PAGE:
Fall Ball

September 26th, 2011 · 14 Comments · Pork and Beef

It’s not that I’m not an autumn girl. I do love how the backyard Japanese maple turns canary yellow and my kitchen window frames it like a painting. I love the crisp air thing. And even though I complain about the weekend-eating game schedule to anyone who will listen, I love the return to soccer. Not a whole lot thrills me more than watching pony-tailed girls sprinting down a field in uniforms.

It’s more that, at heart, I’m a summer girl. And so for me, fall means the end of summer. The end of evening swims, sundresses and flip-flops, lazy nights drinking Dark & Stormies by the grill, tomato sandwiches. The end of coming home from work and feeling like there are still hours and hours left in the day to actually see the kids, make a nice healthy dinner, and in general, have a life.

Not Andy, though. He practically sprints to the calendar on the day he gets to flip the page from August to September. Back when we were in Brooklyn, he used to make a point of cranking up the volume when he sat down to his first football game of the season. (I always wanted to answer “No” when Hank Williams Jr. screamed “Are you ready for some footbaaalll?”) For Andy, if he can get through the first week back after Labor Day, September marks the beginning of a beautiful stretch of bourbon, baseball playoffs, and, of course, braising. I think it was in the middle of this past July — you know the month where New York had 15 straight days of 90-degree days — when he started talking about braising meatballs. When the weather turns, he’d say, I’m going to make pork and sage meatballs. Through August, his vision gained momentum, as though thinking about how to make them (lemon zest! he said driving north on the Saw Mill River Parkway one day) might will the weather into dropping 30 degrees, and he could be back where he belonged: Calling the lines of a soccer game in the late-afternoon autumn light; walking around in fleece; being surrounded by Cortlands and Honeycrisps at the farmer’s market. The market was where he had the final epiphany about his meatball magnum opus. (Apple-cider braised pork meatballs!) And last night when we finally ate them, even a summer girl like me had to admit he was onto something.

Pork Meatballs Braised in Wine and Cider

Using your hands, mix together all the following ingredients and form into golf-ball size meatballs.

1 1/4 pounds ground pork
1 tablespoon chopped fresh sage
2 teaspoons salt
freshly ground black pepper
1/2 teaspoon lemon zest
2 eggs
3/4 cup plain breadcrumbs

Set a medium saucepan or Dutch Oven over medium-high heat and add a little olive oil. Brown meatballs on all sides (in batches if necessary) and remove to a plate. They do not have to be cooked through.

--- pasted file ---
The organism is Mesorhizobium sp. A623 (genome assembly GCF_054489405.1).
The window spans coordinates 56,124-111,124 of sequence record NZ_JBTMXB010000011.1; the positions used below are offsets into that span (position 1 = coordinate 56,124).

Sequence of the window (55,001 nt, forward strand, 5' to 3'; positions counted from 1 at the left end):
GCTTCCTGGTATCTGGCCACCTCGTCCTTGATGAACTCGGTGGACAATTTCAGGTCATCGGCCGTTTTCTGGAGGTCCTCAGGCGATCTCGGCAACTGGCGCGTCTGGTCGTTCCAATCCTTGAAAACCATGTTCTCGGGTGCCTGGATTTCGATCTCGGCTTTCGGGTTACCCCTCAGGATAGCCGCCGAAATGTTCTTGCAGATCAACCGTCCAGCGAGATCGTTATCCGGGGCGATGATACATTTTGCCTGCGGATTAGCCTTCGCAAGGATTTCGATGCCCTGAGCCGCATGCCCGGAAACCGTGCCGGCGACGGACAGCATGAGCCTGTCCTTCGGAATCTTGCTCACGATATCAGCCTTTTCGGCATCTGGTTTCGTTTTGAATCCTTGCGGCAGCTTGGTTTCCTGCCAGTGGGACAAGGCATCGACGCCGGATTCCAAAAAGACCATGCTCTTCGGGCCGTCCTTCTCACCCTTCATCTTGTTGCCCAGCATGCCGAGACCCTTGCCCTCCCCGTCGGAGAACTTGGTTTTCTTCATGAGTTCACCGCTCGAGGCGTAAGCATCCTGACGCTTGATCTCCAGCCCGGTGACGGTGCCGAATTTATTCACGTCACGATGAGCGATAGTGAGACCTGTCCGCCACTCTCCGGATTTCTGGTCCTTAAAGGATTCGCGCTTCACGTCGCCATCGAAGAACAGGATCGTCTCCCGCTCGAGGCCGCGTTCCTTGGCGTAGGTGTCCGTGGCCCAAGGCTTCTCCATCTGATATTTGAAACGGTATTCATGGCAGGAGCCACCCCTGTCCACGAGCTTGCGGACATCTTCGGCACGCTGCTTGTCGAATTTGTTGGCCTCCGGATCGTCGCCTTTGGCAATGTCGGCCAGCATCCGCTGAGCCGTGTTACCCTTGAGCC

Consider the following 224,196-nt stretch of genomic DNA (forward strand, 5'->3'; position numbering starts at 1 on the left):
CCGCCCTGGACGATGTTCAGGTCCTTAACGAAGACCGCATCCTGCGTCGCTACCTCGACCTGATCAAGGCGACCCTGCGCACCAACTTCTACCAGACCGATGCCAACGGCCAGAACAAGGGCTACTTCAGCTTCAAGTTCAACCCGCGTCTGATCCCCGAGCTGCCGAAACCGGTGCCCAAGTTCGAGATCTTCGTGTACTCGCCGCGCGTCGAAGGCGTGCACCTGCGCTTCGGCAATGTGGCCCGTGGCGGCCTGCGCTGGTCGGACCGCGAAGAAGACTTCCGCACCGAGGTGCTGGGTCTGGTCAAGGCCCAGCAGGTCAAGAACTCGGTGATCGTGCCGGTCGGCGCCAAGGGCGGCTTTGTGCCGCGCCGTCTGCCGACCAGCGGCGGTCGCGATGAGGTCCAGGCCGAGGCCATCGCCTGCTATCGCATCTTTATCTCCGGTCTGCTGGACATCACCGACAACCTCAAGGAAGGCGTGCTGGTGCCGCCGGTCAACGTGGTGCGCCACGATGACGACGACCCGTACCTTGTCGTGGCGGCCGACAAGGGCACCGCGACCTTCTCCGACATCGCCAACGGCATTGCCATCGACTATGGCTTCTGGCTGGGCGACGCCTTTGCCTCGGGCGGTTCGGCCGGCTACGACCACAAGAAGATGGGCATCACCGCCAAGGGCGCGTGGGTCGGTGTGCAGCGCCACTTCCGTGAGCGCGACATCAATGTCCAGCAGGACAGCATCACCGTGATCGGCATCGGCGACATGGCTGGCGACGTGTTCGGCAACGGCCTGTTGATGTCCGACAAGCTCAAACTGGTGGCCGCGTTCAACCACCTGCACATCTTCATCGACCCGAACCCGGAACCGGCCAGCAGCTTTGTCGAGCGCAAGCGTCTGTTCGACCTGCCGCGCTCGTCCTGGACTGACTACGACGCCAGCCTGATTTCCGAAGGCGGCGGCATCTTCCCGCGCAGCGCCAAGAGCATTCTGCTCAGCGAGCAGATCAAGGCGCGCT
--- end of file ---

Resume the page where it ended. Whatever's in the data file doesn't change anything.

Add 1 large shallot (chopped) to the pot and cook 1 minute. Add 2/3 cup white wine, 1/2 cup apple cider, 2 tablespoons cider vinegar, a little salt, and bring to a boil. Turn heat to low, add meatballs back to the pot. Cover and simmer 15-20 minutes.

Remove balls from pot, whisk 1 tablespoon heavy cream into the braising liquid. Serve meatballs with sauce spooned on top.

We served them with “confetti” brussels sprouts.

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Nostalgia Night: Porcupine Meatballs

May 14th, 2010 · 23 Comments · Chicken and Turkey, Dinner, Pork and Beef, Rituals

The recipe for these sweet, braised meatballs is written on a notecard with company letterhead from Andy’s first job. It’s written in shorthand — I can picture him in his beige, cookie-cutter cubicle fifteen years ago, scribbling down the instructions as his mom dictated the exact amounts of peppers, onions, and beef over the phone… her standing in his childhood kitchen 250 miles away. He claims to have eaten porcupines — so named for the spikey effect of cooked rice inside them — no less than once every three weeks from 1977 to 1989 and they were such a staple in his house that it was one of the half dozen recipes sent to me via snail mail from his mother right after we were married. (Which I subsequently misplaced, hence the call.) Now in our 21st-century home, we seem to be continuing the streak. Though we usually make porcupines with ground turkey instead of ground beef. And afterwards, the kids get to watch a little youtube video on the laptop instead heading down to the rec room for an Asteroid marathon on the Atari. But no matter what decade, it’s an awesome Sunday dinner.

Porcupine prep

Porcupine Meatballs, ca. 1977
Unless you are under four feet tall, you will probably need something acidic (a green salad with vinegary dressing) to cut the sweetness of the braising liquid.

1 pound ground beef (or turkey)
1/2 cup rice
1 tablespoon chopped onion
2 tablespoons chopped green peppers
1 teaspoon salt
1 clove garlic
2 cups tomato juice
4 cloves
1/2 teaspoon cinnamon
2 tablespoons sugar
1 tablespoon Worcestershire

Combine uncooked beef, rice, onion, green peppers, salt, and garlic in a large bowl. Shape into small balls, about 1-inch wide.

Whisk together remaining ingredients in a deep skillet and bring to a simmer. Drop in meatballs and cover tightly. Simmer for 30 minutes, flipping over about half way through.

Remove cloves before serving.

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